Patent Citations
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Referenced by
Citing PatentFiling datePublication dateApplicantTitle
US6348549 *Nov 30, 2000Feb 19, 2002Enichem S.P.A.Mass-continuous process comprises feeding vinylaromatic monomer(s) to a tubular reactor of the plug flow reactor (pfr) type and operating a recycling ratio, of recycling flow rate/feeding flow rate of less than 4
US6979717Aug 8, 2002Dec 27, 2005Moore Eugene RAnionic process design for rapid polymerization of polystyrene without gel formation and product produced there from
US7158753Mar 1, 2001Jan 2, 2007Nokia CorporationWireless communications system and method
US7335709 *Aug 2, 2000Feb 26, 2008Ashland Licensing And Intellectual Property LlcPolymerizate composition and a method for producing the same
US7666943Jul 20, 2006Feb 23, 2010Albemarle CorporationFlame retarded fibers and filaments and process of production therefor
US7666944Oct 30, 2007Feb 23, 2010Albemarle CorporationA polyester (polyalkylene terephthalate) or a nylon polyamide and a polybrominated anionic styrenic polymer; improved uniform and homogeneous fibers; flame retardants have minimal color development and do not act as a white pigment
US7829640 *Aug 28, 2007Nov 9, 2010Intertape Polymer Corp.replace one (or more) static mixers in the loop reactor with a dynamic mixer such as a twin screw extruder or a planetary roller extruder; imparts shear thinning to reaction mixture that reduces melt viscosity of mixture thereby making it easier to move polymerized material through the loop reactor
US7906598 *Sep 30, 2008Mar 15, 2011Intertape Polymer Corp.Recirculation loop reactor bulk polymerization process
US8067088Aug 7, 2009Nov 29, 2011Albemarle CorporationPelletized brominated anionic styrenic polymers and their preparation and use
US8273831Jul 18, 2007Sep 25, 2012Albemarle CorporationProcess technology for recovering brominated styrenic polymers from reaction mixtures in which they are formed and/or converting such mixtures into pellets or into granules or pastilles
US8420876Jun 6, 2008Apr 16, 2013Albemarle CorporationAdducts, adducts and oligomers, or adducts, oligomers and low molecular weight polymers, and their preparation
US8450429Sep 14, 2012May 28, 2013Ablemarle CorporationProcess technology for recovering brominated styrenic polymers from reaction mixtures in which they are formed and/or converting such mixtures into pellets or into granules or pastilles
US8476373Nov 30, 2009Jul 2, 2013Albemarle CorporationBranched and star-branched styrene polymers, telomers, and adducts, their synthesis, their bromination, and their uses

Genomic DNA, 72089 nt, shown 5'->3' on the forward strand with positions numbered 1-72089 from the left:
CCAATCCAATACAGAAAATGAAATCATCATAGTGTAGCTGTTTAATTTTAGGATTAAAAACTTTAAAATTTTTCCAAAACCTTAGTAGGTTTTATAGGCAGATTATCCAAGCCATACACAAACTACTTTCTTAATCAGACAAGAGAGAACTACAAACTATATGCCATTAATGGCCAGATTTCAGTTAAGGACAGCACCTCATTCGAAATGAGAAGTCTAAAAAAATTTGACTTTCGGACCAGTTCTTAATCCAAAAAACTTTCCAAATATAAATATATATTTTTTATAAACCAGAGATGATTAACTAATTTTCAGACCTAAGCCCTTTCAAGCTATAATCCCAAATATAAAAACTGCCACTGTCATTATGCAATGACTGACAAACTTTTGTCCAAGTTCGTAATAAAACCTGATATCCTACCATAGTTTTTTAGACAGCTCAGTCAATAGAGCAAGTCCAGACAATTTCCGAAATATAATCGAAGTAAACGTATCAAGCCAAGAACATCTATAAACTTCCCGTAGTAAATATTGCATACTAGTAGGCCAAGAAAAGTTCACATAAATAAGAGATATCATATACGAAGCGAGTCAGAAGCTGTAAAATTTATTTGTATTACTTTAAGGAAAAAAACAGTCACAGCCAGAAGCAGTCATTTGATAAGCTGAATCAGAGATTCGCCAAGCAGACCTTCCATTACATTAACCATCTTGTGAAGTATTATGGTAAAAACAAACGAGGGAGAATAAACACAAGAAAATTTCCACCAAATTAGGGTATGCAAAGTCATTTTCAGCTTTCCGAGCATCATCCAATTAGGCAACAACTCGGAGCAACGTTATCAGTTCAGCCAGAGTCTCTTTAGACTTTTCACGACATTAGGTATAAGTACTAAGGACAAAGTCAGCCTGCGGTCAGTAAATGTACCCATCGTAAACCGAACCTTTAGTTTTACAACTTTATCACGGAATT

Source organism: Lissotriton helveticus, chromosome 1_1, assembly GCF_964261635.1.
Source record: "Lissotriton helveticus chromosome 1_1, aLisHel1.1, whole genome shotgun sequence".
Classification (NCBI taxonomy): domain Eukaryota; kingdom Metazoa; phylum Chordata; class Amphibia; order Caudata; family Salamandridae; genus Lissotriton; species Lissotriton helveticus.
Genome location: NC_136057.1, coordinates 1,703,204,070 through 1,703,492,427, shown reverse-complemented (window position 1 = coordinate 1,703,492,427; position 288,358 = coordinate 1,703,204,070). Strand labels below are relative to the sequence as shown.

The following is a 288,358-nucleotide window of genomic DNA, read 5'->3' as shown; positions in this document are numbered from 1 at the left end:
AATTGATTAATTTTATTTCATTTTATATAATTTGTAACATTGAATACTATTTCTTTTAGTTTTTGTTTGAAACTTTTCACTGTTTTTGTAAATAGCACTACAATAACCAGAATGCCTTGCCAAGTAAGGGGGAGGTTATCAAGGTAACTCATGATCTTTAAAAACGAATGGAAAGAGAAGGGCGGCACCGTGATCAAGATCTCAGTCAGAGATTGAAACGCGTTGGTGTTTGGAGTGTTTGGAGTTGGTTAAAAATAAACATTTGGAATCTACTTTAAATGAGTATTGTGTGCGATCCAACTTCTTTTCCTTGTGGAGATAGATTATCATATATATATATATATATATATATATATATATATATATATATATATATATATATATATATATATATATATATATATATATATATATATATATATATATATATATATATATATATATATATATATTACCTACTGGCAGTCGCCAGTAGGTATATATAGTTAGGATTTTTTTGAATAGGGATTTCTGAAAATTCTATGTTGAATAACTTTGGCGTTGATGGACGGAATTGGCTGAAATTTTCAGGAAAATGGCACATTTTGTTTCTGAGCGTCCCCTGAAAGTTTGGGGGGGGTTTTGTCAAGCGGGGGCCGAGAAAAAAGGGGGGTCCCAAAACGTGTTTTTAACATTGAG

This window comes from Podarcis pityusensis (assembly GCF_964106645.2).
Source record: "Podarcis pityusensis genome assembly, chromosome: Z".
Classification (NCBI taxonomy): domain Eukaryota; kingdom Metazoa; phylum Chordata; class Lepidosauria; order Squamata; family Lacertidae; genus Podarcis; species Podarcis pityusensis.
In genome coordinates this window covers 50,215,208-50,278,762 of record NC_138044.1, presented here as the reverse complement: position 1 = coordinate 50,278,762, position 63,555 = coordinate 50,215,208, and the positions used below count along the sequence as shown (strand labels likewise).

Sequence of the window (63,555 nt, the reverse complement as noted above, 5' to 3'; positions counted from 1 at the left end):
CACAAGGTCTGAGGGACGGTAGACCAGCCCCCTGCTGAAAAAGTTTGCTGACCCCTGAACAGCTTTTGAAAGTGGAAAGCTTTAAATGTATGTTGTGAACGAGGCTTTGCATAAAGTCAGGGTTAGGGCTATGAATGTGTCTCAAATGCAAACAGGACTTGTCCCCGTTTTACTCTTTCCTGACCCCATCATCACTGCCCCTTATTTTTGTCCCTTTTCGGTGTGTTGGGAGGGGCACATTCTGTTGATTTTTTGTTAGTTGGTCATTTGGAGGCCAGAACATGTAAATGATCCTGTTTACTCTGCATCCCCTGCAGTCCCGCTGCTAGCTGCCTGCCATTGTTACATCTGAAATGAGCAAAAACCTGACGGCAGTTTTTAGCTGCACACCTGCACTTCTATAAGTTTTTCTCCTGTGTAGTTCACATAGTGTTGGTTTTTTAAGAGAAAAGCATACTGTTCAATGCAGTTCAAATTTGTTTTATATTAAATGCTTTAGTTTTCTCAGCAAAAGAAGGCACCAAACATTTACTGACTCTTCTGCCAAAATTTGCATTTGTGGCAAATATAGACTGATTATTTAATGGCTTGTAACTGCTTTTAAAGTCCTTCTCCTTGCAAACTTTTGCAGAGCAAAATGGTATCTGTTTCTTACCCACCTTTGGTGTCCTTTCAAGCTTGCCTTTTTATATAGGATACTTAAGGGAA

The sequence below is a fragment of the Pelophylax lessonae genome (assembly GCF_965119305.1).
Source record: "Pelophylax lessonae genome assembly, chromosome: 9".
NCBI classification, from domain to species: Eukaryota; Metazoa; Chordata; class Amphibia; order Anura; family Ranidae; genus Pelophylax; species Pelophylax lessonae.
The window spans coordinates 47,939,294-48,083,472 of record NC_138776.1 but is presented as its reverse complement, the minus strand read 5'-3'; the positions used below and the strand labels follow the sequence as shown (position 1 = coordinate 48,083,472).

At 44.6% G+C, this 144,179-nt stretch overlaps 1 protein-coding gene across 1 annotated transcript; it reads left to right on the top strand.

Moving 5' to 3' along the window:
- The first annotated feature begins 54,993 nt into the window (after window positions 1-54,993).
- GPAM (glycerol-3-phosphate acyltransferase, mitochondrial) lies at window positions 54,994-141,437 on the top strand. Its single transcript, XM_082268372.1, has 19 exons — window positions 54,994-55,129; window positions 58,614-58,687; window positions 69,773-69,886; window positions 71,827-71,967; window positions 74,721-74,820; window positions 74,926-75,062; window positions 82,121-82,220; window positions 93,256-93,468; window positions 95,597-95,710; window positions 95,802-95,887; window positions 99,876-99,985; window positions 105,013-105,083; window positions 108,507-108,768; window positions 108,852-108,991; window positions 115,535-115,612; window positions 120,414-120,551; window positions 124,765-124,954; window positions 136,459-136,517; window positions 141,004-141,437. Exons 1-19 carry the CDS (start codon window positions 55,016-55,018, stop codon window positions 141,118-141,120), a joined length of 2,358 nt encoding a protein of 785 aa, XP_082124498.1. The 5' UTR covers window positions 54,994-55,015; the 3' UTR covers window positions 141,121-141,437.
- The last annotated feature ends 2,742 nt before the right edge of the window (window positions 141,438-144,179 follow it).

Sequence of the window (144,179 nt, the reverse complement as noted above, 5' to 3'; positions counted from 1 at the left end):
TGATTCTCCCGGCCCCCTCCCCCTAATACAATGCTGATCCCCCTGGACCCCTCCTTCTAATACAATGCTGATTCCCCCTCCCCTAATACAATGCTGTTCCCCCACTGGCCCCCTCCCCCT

US8642821Nov 30, 2009Feb 4, 2014Albemarle CorporationBromination of telomer mixtures derived from toluene and styrene
US8648140Nov 30, 2009Feb 11, 2014Albemarle CorporationToluene and styrene derived telomer distributions and brominated flame retardants produced therefrom
US8753554Apr 29, 2010Jun 17, 2014Albemarle CorporationPelletized low molecular weight brominated aromatic polymer compositions
US8796388Jun 6, 2008Aug 5, 2014Albemarle CorporationLow molecular weight brominated polymers and their use in thermoplastic formulations
US8802787Apr 29, 2010Aug 12, 2014Albemarle CorporationBromination of low molecular weight aromatic polymer compositions
US8822743Mar 15, 2013Sep 2, 2014Albemarle CorporationAdducts, adducts and oligomers, or adducts, oligomers and low molecular weight polymers, and their preparation
US8855548Dec 28, 2006Oct 7, 2014Nokia CorporationWireless communications system and method
US8933159Nov 30, 2009Jan 13, 2015Albemarle CorporationBrominated flame retardants and precursors therefor
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EP2650093A2Jul 18, 2007Oct 16, 2013Albemarle CorporationProcess technology for recovering brominated styrenic polymers from reaction mixtures in which they are formed and/or converting such mixtures into pellets or into granules or pastilles
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Classifications
U.S. Classification526/64, 526/65, 526/88, 526/173, 526/346
International ClassificationC08F2/00, C08F12/04, C08F112/08, B01J19/24, C08F2/06
Cooperative ClassificationB01J19/2435, B01J2219/00094, C08F12/04
European ClassificationC08F12/04, B01J19/24D8
Legal Events
DateCodeEventDescription
May 11, 2007LAPSLapse for failure to pay maintenance fees
Nov 29, 2006REMIMaintenance fee reminder mailed
Oct 24, 2002FPAYFee payment
Year of fee payment: 4
May 6, 1997ASAssignment
Owner name: BASF AKTIENGESELLSCHAFT, GERMANY
Free format text: ASSIGNMENT OF ASSIGNORS INTEREST;ASSIGNORS:GAUSEPOHL, HERMANN;FISCHER, WOLFGANG;LOTH, WOLFGANG;AND OTHERS;REEL/FRAME:008543/0197
Effective date: 19970425